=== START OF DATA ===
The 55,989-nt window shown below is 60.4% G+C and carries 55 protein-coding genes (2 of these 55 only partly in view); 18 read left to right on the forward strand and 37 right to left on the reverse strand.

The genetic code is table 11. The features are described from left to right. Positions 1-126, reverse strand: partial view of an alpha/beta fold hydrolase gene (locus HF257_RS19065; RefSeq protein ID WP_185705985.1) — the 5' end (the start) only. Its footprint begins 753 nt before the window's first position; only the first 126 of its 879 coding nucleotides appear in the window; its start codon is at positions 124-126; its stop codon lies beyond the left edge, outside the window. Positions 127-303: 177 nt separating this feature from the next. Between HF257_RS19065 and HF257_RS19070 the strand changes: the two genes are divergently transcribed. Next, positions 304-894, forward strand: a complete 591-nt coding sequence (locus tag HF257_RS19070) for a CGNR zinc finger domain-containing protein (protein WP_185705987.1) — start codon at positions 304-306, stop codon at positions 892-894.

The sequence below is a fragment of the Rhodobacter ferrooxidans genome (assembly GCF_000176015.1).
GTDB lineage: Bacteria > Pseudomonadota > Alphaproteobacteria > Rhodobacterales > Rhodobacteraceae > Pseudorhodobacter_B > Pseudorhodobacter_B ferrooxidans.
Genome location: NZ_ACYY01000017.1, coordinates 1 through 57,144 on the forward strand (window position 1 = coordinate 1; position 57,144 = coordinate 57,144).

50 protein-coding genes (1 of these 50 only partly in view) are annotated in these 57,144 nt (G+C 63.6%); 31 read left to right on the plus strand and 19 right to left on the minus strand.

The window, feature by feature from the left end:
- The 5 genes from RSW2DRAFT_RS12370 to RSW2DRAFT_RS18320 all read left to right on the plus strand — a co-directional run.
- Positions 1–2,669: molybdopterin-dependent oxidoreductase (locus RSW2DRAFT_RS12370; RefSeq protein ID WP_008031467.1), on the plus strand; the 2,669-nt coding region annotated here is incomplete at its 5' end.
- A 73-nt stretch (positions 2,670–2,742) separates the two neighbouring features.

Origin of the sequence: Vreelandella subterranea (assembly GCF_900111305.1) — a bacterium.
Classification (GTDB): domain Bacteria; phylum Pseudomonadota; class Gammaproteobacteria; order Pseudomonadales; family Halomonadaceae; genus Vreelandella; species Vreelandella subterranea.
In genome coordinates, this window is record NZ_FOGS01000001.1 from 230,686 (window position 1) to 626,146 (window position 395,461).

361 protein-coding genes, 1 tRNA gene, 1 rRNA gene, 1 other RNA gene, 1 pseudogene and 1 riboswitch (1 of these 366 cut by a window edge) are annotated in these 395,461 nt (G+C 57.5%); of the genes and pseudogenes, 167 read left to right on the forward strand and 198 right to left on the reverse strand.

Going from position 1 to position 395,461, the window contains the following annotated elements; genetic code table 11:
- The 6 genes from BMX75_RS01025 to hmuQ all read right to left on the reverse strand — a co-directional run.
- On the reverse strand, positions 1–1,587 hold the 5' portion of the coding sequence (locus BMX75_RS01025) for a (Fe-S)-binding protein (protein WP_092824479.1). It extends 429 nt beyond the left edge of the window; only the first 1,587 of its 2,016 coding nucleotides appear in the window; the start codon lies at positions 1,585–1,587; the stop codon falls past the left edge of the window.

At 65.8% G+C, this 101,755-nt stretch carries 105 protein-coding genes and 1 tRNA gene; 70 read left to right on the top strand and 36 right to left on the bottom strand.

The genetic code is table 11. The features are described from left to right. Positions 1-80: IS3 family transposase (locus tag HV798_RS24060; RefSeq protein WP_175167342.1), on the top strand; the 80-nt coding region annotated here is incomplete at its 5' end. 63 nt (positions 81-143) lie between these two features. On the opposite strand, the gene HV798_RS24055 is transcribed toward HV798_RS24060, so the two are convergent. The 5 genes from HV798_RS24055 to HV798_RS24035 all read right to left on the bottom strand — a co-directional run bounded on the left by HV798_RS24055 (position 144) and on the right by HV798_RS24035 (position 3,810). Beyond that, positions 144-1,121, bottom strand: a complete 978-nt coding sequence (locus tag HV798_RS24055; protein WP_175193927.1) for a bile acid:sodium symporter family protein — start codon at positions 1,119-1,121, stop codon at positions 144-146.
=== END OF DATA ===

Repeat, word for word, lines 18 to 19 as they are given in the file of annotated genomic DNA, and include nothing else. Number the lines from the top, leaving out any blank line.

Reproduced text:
At 65.8% G+C, this 101,755-nt stretch carries 105 protein-coding genes and 1 tRNA gene; 70 read left to right on the top strand and 36 right to left on the bottom strand.

The genetic code is table 11. The features are described from left to right. Positions 1-80: IS3 family transposase (locus tag HV798_RS24060; RefSeq protein WP_175167342.1), on the top strand; the 80-nt coding region annotated here is incomplete at its 5' end. 63 nt (positions 81-143) lie between these two features. On the opposite strand, the gene HV798_RS24055 is transcribed toward HV798_RS24060, so the two are convergent. The 5 genes from HV798_RS24055 to HV798_RS24035 all read right to left on the bottom strand — a co-directional run bounded on the left by HV798_RS24055 (position 144) and on the right by HV798_RS24035 (position 3,810). Beyond that, positions 144-1,121, bottom strand: a complete 978-nt coding sequence (locus tag HV798_RS24055; protein WP_175193927.1) for a bile acid:sodium symporter family protein — start codon at positions 1,119-1,121, stop codon at positions 144-146.